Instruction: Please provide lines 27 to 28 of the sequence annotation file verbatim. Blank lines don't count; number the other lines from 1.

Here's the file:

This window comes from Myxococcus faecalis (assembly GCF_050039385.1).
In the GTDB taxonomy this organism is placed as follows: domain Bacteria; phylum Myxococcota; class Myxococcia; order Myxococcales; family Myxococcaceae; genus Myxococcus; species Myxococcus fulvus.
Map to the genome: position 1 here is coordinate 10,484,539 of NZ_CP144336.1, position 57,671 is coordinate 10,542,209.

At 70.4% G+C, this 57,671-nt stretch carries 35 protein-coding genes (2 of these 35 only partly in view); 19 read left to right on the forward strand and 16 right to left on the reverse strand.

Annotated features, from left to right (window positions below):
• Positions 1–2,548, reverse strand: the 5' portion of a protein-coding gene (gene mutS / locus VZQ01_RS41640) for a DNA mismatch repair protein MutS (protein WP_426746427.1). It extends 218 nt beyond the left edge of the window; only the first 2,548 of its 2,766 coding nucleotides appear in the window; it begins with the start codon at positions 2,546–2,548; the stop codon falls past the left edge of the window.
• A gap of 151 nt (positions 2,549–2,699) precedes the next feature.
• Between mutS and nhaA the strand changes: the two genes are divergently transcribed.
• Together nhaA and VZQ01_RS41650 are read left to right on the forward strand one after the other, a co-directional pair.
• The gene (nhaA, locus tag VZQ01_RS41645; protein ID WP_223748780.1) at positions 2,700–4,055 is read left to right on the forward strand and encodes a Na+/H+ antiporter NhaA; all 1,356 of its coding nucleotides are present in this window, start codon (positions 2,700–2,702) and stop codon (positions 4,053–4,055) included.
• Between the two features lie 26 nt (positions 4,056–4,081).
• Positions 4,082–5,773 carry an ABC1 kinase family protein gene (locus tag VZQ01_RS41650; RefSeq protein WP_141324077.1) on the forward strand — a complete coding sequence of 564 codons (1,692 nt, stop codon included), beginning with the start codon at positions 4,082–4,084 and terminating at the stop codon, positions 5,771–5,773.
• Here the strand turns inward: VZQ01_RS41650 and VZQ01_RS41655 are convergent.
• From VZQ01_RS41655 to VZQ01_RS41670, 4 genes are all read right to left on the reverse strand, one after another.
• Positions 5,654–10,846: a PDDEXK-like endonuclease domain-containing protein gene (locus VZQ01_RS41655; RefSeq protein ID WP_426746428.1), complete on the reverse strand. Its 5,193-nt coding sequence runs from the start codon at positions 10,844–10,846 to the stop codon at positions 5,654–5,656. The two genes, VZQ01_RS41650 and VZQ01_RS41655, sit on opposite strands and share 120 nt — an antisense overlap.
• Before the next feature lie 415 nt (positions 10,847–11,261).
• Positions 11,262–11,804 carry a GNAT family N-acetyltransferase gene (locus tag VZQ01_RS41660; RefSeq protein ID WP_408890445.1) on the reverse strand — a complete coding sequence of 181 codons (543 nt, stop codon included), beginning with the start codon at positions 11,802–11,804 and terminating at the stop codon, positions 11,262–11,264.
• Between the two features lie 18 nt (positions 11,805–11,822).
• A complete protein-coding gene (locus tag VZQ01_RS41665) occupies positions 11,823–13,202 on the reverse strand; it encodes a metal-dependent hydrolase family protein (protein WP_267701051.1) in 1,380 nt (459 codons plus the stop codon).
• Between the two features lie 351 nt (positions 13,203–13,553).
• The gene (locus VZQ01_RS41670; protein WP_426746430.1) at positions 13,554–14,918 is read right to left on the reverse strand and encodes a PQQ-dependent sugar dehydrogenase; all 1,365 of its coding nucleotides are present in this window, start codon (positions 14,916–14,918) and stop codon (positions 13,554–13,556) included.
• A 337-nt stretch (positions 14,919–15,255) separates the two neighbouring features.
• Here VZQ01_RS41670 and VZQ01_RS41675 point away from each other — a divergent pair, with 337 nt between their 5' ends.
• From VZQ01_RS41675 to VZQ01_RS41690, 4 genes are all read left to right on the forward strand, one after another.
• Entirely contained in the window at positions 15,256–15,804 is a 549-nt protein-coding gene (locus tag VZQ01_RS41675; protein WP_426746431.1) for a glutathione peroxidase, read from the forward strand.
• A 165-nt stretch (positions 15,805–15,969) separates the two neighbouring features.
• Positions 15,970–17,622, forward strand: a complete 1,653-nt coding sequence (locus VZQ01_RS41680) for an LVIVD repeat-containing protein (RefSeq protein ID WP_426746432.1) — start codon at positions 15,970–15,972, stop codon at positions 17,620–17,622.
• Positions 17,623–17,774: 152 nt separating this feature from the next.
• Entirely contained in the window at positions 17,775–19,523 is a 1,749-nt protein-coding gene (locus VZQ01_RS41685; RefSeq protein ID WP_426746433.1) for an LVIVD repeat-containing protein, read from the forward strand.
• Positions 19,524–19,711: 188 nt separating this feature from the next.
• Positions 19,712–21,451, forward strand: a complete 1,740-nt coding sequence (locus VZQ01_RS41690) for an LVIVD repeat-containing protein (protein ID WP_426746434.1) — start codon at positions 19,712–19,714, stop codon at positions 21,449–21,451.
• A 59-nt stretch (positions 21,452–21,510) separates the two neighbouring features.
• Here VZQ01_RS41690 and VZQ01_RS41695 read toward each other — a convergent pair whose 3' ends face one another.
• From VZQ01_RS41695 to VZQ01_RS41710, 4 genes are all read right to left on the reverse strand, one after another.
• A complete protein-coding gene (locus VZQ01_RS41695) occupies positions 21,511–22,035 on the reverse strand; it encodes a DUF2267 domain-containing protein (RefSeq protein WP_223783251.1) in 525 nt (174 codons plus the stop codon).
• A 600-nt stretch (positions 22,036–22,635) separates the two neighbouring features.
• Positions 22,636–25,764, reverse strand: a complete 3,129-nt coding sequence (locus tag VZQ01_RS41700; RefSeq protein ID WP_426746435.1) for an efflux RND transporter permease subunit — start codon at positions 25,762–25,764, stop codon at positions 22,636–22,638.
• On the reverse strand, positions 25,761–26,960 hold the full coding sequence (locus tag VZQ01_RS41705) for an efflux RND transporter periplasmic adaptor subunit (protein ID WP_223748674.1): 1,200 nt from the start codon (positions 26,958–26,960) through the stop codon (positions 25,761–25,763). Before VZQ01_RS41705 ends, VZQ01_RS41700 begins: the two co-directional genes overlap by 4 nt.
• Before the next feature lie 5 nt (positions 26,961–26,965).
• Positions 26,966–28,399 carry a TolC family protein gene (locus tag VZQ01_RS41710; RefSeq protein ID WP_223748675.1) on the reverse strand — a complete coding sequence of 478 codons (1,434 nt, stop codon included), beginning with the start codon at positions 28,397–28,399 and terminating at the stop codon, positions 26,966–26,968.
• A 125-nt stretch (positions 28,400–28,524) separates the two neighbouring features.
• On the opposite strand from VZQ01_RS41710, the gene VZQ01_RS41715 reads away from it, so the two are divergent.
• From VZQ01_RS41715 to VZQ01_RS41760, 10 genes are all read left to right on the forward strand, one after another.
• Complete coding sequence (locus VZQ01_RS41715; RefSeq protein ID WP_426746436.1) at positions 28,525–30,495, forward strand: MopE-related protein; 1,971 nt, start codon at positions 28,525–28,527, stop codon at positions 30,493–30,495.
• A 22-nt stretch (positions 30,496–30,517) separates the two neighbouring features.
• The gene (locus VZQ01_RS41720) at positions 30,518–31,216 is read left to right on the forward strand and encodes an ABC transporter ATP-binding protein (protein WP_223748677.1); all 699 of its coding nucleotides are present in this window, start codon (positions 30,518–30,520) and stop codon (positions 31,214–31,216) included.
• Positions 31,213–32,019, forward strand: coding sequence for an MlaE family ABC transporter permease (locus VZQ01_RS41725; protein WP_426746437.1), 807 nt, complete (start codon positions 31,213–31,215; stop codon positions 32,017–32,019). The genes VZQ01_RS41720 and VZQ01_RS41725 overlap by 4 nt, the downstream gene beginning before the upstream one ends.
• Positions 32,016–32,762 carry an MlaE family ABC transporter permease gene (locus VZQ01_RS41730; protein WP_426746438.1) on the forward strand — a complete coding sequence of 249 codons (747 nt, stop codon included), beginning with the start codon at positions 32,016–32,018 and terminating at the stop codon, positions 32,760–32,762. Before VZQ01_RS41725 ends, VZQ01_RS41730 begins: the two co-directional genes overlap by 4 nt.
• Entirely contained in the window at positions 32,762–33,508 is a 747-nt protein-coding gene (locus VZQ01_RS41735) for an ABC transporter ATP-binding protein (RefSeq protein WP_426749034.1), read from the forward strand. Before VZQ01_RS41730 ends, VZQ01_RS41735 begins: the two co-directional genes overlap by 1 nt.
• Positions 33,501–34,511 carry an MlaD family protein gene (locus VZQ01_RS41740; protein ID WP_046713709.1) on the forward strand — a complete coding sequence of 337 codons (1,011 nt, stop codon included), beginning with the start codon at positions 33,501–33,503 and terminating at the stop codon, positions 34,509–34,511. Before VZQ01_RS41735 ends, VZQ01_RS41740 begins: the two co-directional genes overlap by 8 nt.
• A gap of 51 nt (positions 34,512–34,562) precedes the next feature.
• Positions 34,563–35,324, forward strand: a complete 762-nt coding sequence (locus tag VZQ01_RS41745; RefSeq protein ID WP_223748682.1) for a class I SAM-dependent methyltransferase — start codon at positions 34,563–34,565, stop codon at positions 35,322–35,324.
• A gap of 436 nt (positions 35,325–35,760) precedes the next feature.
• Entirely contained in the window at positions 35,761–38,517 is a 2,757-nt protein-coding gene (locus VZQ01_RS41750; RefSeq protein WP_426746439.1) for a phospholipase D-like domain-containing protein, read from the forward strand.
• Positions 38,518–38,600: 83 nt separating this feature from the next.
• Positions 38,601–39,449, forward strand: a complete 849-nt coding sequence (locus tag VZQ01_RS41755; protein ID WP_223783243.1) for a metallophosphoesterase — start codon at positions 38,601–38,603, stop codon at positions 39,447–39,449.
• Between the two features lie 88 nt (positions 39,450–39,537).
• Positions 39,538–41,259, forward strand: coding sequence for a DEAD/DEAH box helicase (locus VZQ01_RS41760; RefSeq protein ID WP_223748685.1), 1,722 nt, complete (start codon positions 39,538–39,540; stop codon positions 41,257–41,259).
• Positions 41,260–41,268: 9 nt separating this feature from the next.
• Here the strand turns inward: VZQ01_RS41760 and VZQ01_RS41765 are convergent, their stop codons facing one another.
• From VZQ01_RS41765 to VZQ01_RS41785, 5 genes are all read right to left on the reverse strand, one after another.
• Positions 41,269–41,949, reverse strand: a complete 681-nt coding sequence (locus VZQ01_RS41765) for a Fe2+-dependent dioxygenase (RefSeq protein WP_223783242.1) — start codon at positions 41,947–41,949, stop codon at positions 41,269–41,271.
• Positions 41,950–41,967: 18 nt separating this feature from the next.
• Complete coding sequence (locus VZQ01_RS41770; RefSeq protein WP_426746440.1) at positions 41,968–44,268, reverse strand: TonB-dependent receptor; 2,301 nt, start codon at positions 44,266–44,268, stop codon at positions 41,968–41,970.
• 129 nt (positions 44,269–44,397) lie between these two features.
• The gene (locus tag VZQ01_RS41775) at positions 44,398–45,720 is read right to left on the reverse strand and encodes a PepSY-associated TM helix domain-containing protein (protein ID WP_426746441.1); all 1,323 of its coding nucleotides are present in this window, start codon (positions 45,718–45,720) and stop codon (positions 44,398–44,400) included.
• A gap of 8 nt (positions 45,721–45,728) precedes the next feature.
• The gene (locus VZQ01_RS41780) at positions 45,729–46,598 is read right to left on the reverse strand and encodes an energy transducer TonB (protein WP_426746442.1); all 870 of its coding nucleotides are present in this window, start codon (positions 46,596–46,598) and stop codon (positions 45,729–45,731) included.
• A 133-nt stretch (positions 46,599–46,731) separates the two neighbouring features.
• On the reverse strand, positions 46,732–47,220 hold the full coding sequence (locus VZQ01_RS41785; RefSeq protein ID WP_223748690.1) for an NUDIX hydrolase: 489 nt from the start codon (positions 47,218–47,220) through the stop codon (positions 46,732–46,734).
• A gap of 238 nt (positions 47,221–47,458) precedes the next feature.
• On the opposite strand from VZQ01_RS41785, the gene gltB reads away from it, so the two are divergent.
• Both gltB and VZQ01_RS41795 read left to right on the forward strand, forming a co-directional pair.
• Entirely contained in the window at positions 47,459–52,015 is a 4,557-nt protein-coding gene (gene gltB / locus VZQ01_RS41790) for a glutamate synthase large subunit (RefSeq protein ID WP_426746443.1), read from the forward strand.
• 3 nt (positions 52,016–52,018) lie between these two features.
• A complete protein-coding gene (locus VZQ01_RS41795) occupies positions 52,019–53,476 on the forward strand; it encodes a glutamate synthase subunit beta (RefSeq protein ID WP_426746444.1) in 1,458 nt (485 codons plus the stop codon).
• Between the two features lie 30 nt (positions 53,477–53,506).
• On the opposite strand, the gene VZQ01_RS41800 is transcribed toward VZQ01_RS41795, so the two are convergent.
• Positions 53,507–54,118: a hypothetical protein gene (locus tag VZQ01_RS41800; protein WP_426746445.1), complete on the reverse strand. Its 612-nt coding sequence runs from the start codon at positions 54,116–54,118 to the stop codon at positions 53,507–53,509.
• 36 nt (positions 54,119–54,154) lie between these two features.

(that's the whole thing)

• Positions 15,970–17,622, forward strand: a complete 1,653-nt coding sequence (locus VZQ01_RS41680) for an LVIVD repeat-containing protein (RefSeq protein ID WP_426746432.1) — start codon at positions 15,970–15,972, stop codon at positions 17,620–17,622.
• Positions 17,623–17,774: 152 nt separating this feature from the next.